Banks also have more authority to request reports that would let them identify any risks in the work the vendor is doing for them. For instance, if an agreement says that the phones will be answered within five minutes 90% of the time, it also needs a provision that documents how well the vendor is meeting that requirement.

"Vendors will often say, 'We don't have an automatic way to do the reporting, it's too much of a burden for us,'" Tunstall says.

Contracts should be specific about banks' right to audit their vendors. Audits have always been a stated but never enforced element of risk management, Reymann observes.

"The vendors are getting used to it, but they don't like the idea of being audited," Tunstall adds.

And banks need to build provision into their contracts for "compliance-based termination." For instance, a clause might specify that an agreement can be killed if the vendor fails a risk audit.

"If contracts are clearly written and the obligation to meet consumer compliance requirements is clearly spelled out and everybody's expectations are clear, the bank should be able to terminate," says Reymann. Most contracts will provide the vendor a recovery period, anything from two weeks to 120 days, in which it can redeem itself, he says. In an extreme case, such as a data breach, there most likely won't be a recovery phase; the relationship will be ended abruptly.

Clarity around termination is especially important when a bank is working with a startup.

"If you're dealing with a vendor providing new or untested technology, in your agreement you want to add language that allows for flexible termination rights," Tunstall says. Flexibility is critical because it may be hard to anticipate the risks related to the situation. If there's any security risk or threat to consumer data, the bank should be able to immediately suspend the vendor's service.

Tunstall runs through a battery of 12 different termination scenarios with clients when drafting a vendor agreement to figure out if additional controls or wind-down provisions need to be added. At times, this exercise has driven her to go back to the negotiation table to ask for additional protection.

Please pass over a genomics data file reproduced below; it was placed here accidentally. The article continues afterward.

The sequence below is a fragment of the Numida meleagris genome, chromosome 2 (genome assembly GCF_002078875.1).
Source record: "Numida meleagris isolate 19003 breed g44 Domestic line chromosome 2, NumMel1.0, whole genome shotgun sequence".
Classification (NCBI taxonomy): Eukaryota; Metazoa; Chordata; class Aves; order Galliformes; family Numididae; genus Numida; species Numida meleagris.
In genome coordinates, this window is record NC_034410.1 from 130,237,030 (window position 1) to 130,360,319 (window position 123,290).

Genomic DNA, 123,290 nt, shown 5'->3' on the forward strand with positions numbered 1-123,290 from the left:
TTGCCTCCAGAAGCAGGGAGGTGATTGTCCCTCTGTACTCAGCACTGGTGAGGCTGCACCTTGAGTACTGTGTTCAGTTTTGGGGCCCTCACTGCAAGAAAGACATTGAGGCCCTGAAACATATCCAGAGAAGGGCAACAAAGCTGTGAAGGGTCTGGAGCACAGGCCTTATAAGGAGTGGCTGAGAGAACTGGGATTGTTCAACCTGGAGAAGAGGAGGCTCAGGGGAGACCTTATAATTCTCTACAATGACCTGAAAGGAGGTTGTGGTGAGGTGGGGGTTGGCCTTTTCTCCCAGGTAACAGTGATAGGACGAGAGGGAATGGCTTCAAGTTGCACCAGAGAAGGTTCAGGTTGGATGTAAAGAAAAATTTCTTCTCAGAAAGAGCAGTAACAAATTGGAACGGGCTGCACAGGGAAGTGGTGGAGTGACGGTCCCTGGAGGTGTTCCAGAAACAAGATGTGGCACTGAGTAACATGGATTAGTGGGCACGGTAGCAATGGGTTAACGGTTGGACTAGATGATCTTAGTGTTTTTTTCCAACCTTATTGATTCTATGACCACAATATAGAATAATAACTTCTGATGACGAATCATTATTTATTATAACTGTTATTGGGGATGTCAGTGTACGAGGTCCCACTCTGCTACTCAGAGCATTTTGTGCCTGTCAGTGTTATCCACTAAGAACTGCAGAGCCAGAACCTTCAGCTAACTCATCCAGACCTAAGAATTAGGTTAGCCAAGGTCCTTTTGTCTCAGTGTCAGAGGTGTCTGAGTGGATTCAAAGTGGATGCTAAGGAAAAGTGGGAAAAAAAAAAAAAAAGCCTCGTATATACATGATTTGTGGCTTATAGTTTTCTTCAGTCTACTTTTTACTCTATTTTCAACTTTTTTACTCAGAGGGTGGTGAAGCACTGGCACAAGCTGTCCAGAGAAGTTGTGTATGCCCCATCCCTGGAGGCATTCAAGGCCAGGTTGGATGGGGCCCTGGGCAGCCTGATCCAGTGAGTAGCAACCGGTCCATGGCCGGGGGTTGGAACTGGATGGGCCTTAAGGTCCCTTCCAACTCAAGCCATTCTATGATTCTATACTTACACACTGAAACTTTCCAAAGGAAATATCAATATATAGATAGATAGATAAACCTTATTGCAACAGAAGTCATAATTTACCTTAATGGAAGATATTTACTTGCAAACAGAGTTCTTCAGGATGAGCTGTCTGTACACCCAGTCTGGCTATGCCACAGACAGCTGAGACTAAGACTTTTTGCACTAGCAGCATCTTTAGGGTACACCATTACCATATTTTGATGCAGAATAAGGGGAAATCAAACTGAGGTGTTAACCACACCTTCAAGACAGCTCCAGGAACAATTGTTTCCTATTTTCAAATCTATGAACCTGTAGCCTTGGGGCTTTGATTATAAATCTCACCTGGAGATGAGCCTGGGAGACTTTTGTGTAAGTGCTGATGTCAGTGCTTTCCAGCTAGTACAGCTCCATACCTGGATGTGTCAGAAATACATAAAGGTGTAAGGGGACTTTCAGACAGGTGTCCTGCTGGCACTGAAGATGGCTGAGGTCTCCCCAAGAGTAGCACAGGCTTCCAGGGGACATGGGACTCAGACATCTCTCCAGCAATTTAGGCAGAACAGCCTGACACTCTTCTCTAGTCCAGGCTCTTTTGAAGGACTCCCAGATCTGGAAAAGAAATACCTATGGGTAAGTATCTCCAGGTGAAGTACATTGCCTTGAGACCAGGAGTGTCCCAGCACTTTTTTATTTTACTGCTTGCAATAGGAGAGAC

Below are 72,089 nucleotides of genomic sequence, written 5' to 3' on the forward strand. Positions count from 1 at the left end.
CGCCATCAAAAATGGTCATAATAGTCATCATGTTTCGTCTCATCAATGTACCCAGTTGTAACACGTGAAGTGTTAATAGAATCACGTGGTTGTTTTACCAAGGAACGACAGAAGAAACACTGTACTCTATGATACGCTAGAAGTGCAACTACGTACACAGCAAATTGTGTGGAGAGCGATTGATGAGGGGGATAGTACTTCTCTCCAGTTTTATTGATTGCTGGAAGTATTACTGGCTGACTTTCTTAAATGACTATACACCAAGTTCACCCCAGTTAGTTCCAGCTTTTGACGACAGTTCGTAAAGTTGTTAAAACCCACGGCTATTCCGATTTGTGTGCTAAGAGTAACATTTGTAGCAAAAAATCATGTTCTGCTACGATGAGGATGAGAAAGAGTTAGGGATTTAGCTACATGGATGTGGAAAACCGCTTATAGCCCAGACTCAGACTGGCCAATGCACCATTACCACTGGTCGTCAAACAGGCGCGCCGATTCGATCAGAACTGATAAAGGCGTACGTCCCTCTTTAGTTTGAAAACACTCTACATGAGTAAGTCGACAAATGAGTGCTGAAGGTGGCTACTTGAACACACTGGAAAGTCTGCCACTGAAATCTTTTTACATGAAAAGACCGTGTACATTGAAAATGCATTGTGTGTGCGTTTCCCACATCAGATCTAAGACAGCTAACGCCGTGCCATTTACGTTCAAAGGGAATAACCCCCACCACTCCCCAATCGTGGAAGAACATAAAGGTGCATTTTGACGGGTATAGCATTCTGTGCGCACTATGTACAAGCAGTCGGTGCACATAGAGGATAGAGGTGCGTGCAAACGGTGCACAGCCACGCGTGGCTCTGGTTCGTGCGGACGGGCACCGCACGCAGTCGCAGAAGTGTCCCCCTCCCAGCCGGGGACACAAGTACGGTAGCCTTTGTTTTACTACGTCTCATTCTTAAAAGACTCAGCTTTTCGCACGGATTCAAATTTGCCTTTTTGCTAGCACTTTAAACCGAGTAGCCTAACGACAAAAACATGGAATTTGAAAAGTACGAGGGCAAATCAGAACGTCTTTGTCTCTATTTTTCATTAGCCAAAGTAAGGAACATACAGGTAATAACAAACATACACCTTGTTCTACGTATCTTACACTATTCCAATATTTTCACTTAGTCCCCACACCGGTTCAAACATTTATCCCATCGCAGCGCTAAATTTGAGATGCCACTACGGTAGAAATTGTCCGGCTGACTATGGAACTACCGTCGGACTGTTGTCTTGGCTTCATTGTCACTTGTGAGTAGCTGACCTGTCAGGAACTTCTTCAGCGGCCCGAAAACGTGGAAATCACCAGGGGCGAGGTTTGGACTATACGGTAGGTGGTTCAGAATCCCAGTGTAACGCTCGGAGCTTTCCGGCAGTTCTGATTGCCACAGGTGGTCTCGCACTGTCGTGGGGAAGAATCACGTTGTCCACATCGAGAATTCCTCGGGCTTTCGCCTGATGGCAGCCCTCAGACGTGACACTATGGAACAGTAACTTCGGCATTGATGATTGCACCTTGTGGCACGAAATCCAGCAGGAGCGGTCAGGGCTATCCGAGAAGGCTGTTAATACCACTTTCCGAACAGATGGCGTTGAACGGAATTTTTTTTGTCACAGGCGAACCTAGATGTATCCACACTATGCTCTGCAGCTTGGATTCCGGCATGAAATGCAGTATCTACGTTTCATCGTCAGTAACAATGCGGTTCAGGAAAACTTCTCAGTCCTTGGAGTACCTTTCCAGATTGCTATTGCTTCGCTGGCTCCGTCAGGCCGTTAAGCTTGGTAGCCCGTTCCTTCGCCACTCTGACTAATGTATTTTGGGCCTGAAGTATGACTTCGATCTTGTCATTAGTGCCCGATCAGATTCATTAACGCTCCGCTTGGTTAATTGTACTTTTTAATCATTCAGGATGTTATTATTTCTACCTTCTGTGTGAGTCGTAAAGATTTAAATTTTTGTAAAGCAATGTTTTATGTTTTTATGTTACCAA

Banks should even build responsibility for compliance with applicable laws and regulations into the vendor agreement, Tunstall says.

"Some vendors say, 'this is your responsibility, you're on the hook, we want nothing to do with this,'" she says. "That's been their standard MO even before the guidance, before Dodd-Frank and this focus on vendor management."

One thing is certain in this new environment: standard master services agreements that are not specific to the services provided won't cut it. Indeed, Tunstall says she is advising clients to be as specific as possible so as to not raise any unnecessary red flags with regulators.

"Some banks decide to put everything including the kitchen sink into their master services agreement and just tell everyone they have to sign everything and agree to everything," she says. "The problem with that approach is if you say in your agreement that you have data sharing provisions but there's no consumer data sharing occurring between the bank and the vendor, that suggests to the regulator looking at the agreement that perhaps there is consumer data being shared. You have to spend a lot of time proving that there is no consumer data being shared.

This is the third in a series of articles on vendor management.